This section is from the book "Commercial Gardening Vol2", by John Weathers (the Editor). Also available from Amazon: Commercial Gardening, A Practical & Scientific Treatise For Market Gardeners.
Some few years ago Bouvardias were grown in very large numbers for market, some growers disposing of as many as 20,000 to 30,000 plants annually. Owing to competition from other plants, however, Bouvardia culture is now more restricted. The white-flowered kinds, like the old Mexican jas-miniflora (fig. 268), candidissima, Humboldti, and Vreelandi amongst the singles, and Alfred Neuner amongst the doubles, are particularly useful for floral work, and often find their way into wreaths, bouquets, crosses, &c; while the scarlets, like Dazzler, Hogarth, Scarlet Prince, and Vulcan, and President Cleveland, crimson - all single-flowered - are also sold as cut in quantity as well as on the plants. Perhaps the best double scarlet is Hogarth flore pleno.
Bouvardias are grown as greenhouse plants, but are quite hardy enough for bedding out during the summer months in the milder parts of the country. Unsold plants or those kept for stock are planted out by market growers. In early autumn they are lifted carefully and potted up for the production of blossom during the winter season. Stock is increased from cuttings of the young shoots developed from old cut-down plants in the same way as Fuchsias. They are generally started in February, being inserted in pots filled with sandy soil and placed in a close frame. The cuttings root in a few weeks, and are then potted up singly in 3-in. pots in good sandy loam and leaf mould. The temperature at night is about 60° F., rising 5 or 10 degrees by day. The young plants are encouraged to grow quickly in the genial warmth, and are moistened overhead with the syringe in the afternoon when the ventilators are closed for the night. When large enough the plants are either transferred to 5-in. or 6-in. pots, or they may be planted out in June in nicely prepared soil in the open air. The tips of the shoots are pinched out at intervals after the first potting, to induce a good bushy habit, as this does away with the necessity of staking and tying the plants. During active growth the plants require plenty of moisture at the root, and a nice sprinkling overhead daily is also beneficial. They also like plenty of air and sunshine to ripen the growths and thus prepare them for bearing masses of bloom. Besides the varieties mentioned above, others are: intermedia, pink; Laura, rose; Mrs. Green, salmon; rosea multifiora, rose pink; The Bride, blush white - all single; and President Garfield, pink, and Schmidti, flesh pink - doubles.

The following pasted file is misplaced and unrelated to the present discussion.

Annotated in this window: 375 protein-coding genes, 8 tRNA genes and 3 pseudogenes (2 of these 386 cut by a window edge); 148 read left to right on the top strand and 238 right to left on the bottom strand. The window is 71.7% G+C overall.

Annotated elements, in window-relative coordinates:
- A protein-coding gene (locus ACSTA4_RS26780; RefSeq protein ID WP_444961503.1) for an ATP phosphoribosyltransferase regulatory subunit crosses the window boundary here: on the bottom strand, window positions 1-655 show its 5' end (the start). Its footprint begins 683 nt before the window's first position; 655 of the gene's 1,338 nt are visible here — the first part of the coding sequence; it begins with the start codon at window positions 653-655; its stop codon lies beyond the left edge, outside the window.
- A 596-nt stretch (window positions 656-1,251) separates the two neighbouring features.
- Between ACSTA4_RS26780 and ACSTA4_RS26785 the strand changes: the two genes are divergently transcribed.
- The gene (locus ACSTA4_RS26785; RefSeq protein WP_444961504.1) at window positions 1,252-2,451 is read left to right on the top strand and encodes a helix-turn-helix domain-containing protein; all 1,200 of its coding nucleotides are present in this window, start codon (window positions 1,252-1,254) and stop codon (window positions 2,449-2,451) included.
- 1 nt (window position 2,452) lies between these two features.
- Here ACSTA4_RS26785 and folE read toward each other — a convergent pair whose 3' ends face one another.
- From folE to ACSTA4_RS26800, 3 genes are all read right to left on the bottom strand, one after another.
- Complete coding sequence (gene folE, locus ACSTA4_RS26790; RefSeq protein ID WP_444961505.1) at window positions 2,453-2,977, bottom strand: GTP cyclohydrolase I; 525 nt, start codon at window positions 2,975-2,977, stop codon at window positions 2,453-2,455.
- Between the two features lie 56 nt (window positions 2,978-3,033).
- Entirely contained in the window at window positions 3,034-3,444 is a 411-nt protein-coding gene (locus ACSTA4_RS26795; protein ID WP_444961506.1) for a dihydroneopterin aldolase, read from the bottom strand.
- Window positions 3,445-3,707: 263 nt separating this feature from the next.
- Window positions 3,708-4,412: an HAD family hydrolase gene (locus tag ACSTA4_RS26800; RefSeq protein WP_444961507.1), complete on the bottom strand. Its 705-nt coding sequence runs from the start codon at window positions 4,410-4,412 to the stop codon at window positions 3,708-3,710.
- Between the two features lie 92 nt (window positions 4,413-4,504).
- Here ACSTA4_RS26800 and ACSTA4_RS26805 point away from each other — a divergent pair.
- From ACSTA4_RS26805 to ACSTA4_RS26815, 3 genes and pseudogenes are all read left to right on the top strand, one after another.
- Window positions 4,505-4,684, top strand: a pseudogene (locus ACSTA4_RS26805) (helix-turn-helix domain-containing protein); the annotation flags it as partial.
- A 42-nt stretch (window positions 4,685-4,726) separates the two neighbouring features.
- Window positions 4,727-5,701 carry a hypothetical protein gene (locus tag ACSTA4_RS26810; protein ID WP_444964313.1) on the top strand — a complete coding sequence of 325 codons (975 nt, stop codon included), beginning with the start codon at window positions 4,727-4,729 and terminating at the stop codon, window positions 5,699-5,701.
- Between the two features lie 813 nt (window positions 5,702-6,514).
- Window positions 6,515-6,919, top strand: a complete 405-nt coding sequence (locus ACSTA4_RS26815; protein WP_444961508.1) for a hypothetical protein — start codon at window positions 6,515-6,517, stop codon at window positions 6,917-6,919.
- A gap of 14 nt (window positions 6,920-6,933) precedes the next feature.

Fig. 268. - Bouvardia jasminifiora.